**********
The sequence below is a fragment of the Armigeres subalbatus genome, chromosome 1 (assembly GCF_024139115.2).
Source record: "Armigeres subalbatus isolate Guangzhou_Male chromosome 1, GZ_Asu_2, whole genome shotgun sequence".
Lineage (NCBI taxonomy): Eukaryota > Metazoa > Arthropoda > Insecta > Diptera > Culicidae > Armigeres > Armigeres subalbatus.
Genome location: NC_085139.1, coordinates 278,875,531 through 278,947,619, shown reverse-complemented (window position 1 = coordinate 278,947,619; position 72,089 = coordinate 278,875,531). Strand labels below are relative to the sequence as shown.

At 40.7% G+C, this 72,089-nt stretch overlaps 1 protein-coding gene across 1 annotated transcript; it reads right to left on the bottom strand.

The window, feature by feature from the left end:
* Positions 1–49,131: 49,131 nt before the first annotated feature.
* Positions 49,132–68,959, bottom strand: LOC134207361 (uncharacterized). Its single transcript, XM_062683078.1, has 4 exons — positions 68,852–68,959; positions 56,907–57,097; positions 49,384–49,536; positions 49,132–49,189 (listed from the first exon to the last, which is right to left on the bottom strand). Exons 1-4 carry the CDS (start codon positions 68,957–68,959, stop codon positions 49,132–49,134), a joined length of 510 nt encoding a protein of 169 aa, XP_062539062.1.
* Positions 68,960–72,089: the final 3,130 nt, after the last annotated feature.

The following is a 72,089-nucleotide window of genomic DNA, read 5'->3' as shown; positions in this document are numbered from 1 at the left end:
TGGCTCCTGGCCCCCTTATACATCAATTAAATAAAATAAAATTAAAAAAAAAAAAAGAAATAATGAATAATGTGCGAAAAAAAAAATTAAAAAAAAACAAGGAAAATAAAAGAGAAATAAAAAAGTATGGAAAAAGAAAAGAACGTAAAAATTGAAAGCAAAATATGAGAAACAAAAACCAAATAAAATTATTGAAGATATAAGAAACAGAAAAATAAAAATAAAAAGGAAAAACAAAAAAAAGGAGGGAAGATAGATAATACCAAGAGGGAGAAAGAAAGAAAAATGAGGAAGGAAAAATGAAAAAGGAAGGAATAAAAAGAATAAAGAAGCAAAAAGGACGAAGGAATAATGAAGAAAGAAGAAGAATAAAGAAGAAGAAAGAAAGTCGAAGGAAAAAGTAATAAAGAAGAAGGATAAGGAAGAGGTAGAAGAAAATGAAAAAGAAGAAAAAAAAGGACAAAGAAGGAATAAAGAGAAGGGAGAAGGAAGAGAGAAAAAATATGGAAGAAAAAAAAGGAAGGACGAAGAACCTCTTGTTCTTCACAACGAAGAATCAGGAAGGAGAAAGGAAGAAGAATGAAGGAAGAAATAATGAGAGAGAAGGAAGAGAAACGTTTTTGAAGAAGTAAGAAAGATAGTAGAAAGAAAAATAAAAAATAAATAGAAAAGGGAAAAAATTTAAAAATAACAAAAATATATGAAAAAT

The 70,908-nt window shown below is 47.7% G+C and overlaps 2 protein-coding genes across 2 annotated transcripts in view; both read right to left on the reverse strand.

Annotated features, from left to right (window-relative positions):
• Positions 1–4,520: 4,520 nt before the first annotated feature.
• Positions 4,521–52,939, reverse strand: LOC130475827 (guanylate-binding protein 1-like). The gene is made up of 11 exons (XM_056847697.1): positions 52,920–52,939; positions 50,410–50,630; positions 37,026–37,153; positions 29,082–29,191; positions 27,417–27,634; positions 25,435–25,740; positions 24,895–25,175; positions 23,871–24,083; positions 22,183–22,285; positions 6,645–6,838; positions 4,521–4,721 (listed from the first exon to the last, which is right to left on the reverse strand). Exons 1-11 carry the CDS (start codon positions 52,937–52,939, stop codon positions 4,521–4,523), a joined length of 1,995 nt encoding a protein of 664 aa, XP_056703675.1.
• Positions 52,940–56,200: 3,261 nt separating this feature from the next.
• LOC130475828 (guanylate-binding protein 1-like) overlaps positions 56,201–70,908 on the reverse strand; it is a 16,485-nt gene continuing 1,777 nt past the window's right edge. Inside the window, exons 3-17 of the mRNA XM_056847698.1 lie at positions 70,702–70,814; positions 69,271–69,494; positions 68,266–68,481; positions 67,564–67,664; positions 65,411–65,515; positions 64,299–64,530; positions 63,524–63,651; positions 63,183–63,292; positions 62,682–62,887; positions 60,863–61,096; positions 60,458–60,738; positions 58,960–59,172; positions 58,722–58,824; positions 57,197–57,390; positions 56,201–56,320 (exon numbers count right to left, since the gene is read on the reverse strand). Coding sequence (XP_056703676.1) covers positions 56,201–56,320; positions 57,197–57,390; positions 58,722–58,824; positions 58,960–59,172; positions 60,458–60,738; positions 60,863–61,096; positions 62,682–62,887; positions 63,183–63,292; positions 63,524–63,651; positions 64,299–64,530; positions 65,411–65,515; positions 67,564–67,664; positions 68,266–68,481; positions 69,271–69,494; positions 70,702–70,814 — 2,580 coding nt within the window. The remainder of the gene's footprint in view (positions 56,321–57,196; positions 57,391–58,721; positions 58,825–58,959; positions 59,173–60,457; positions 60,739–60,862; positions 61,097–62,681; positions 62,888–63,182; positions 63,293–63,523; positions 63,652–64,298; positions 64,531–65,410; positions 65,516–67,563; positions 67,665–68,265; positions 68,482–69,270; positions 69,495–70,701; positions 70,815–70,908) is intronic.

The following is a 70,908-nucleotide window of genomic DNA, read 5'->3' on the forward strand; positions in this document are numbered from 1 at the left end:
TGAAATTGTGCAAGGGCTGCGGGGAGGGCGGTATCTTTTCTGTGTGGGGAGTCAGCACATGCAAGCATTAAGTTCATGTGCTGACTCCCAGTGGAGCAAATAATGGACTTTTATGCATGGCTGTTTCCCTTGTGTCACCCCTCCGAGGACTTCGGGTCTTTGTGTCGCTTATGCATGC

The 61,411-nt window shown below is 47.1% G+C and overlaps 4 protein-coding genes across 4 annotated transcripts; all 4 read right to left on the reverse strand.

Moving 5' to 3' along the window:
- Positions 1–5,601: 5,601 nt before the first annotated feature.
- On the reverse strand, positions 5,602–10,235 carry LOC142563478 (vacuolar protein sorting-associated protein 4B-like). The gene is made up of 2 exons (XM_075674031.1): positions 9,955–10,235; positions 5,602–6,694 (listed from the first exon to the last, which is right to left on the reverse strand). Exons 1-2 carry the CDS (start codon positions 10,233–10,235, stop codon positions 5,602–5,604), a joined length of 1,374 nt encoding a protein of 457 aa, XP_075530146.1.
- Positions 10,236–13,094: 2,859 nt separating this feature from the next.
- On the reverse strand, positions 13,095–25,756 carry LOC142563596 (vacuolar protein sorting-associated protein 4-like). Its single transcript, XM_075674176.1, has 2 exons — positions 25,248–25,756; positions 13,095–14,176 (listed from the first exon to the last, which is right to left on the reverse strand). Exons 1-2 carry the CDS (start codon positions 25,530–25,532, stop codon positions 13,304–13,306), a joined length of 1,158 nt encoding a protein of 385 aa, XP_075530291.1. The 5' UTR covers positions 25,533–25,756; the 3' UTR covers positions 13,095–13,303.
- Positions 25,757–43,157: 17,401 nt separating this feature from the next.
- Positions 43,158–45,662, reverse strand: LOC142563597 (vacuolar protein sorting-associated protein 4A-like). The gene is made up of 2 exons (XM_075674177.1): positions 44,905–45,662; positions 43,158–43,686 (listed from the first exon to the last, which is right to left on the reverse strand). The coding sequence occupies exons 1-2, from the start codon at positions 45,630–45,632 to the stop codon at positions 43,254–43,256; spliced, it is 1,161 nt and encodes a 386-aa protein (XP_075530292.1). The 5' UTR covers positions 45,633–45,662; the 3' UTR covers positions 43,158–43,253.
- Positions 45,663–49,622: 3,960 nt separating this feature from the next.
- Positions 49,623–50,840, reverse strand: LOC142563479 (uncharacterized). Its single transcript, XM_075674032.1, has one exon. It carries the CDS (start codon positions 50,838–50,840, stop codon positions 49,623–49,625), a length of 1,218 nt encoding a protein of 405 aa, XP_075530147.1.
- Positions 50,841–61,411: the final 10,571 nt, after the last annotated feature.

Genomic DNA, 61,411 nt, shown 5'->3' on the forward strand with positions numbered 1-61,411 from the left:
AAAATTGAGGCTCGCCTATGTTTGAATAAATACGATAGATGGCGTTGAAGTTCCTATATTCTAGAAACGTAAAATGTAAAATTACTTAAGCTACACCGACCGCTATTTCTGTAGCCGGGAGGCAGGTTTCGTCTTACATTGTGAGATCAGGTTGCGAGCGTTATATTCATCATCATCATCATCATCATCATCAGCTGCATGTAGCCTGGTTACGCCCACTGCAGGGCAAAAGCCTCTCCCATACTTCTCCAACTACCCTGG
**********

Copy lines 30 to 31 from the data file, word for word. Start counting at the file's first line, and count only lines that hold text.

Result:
- Positions 50,841–61,411: the final 10,571 nt, after the last annotated feature.

Genomic DNA, 61,411 nt, shown 5'->3' on the forward strand with positions numbered 1-61,411 from the left: